One and one-half hours from the Stringam ranch is the city of Lethbridge, Alberta.
When the Stringams really needed to shop, that was the place to go.
There were tons of great stores . . .
But, if one wanted a bit of adventure, the best was Progress Clothing.
Progress was our favourite place to shop.
It wasn’t what you would call a ‘high-end’ store.
It catered more to the farmers and ranchers in the area.
The people needing sturdy, serviceable, work apparel.
Heavy leather gloves.
Progress consisted of a long, open room with thick windows facing the street.
Dangling fluorescent light fixtures.
And huge tables set evenly about the old-wood flooring.
Great piles of clothing were stacked on every available surface.
More or less grouped together according to type and size.
Colours were limited. Most articles were blue, green, black or tan.
But choosing pants, shirts or one of the myriad other items that went with working on a ranch was only the first (and less exciting) part.
The true fun of Progress Clothing began when one was holding one’s prospective purchase.
And a salesman approached.
Because the ‘suggested retail price’ on the tag was just that.
From there, the haggling commenced.
“How much for these pants?”
“The tag says $7.00.”
“But I’m buying four pairs.”
“Hmm . . . okay $6.00.”
“Really? That’s the best you can do?”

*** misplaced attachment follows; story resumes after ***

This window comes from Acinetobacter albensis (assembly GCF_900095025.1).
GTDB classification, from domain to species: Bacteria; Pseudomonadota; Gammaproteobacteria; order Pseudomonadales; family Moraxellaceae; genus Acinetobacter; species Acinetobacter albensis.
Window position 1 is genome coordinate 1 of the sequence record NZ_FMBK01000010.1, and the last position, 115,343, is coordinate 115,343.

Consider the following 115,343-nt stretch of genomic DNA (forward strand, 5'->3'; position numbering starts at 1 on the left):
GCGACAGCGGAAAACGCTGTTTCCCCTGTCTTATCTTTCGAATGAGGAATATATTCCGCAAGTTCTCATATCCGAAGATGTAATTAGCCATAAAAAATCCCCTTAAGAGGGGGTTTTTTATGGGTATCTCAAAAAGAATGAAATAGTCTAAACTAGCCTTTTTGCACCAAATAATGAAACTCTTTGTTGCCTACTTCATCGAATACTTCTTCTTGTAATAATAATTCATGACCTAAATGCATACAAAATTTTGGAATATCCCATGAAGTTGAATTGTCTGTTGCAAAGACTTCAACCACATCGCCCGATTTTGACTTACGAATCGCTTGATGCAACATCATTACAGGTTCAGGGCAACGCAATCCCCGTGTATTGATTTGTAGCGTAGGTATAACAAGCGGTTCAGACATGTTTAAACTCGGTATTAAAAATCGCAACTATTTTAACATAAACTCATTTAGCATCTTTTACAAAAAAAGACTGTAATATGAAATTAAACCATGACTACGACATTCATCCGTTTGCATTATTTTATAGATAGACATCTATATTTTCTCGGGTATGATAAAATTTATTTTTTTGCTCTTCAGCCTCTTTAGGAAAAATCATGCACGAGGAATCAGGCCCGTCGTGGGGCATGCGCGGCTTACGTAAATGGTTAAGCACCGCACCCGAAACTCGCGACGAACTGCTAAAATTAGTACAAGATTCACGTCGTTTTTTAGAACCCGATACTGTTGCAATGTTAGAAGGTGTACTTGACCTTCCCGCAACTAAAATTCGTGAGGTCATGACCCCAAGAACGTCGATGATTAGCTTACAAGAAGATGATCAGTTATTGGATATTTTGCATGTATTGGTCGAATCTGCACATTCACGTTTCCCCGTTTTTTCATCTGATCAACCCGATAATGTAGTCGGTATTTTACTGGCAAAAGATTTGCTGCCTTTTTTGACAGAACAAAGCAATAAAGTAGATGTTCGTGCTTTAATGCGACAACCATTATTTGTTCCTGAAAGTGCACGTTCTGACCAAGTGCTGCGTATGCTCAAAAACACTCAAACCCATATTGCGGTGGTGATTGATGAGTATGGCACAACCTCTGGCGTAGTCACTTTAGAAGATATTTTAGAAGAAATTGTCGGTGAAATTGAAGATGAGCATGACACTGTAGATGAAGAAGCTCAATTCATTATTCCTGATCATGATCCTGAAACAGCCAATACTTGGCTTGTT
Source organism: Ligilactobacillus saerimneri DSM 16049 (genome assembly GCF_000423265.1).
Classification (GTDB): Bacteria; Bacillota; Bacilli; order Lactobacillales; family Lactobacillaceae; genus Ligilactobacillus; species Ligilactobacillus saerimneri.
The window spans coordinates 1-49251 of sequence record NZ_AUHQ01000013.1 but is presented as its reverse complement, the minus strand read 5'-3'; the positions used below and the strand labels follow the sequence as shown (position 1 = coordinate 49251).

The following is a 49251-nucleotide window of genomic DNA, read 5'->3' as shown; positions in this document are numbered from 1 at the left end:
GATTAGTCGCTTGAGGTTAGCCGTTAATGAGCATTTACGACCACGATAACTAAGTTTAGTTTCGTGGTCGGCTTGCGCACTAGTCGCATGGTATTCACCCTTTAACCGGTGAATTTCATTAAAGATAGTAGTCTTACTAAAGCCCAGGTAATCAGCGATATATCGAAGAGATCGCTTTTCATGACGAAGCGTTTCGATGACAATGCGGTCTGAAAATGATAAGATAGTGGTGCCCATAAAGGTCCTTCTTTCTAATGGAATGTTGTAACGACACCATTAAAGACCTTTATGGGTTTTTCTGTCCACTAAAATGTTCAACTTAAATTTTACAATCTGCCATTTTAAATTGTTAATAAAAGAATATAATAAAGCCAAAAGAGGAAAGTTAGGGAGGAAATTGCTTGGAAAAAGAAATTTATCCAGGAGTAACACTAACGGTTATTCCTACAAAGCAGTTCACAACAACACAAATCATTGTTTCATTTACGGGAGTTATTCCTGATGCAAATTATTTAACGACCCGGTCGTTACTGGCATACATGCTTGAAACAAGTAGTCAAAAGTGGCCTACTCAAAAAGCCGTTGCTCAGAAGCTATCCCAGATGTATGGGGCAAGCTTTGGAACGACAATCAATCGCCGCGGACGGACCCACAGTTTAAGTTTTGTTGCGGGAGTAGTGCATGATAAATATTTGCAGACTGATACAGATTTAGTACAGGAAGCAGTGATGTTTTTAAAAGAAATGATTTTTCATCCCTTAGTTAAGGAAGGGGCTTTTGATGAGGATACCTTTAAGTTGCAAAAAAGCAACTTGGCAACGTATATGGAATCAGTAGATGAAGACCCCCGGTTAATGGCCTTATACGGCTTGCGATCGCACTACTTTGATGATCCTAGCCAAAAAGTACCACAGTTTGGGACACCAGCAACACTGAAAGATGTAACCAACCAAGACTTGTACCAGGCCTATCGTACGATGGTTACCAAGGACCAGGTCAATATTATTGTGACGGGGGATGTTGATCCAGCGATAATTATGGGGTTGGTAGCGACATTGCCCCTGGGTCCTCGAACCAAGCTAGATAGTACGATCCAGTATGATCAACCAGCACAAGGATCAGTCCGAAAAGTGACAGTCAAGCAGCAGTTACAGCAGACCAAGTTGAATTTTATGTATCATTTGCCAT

“Hey, I’m trying to feed my family!”
“And I’m trying to feed mine!”
“Okay. Okay. $5.00. But that’s my last offer.”
And so it went. It was . . . fun.
If you were lucky, you would pay half of what the original sticker stated . . .
I hadn’t been to Progress in quite a while.
I had discovered some of the specialty ‘Western’ shops.
With their high-priced ‘stylish’ western clothes.
And I had my own money.
And no encumbrances.
Then, shortly after I was married, my Husby (a newly acquired encumbrance) and I, feeling both the need to be economical and the desire for some adventure, stopped at the great old store.
I found a pair of warm, winter boots.
My Husby held them up to the salesman. “How much?” he asked.
The salesman stared at him.
“How much?” he repeated.
The salesman leaned forward and touched the tag. “$8.00,” he said.
“Will you take six?” my Husby asked.
The salesman frowned. “The tag says $8.00,” he repeated.
“Oh. So . . . $8.00?”
The store and the clothes were the same.
And the prices.
But the important stuff was different.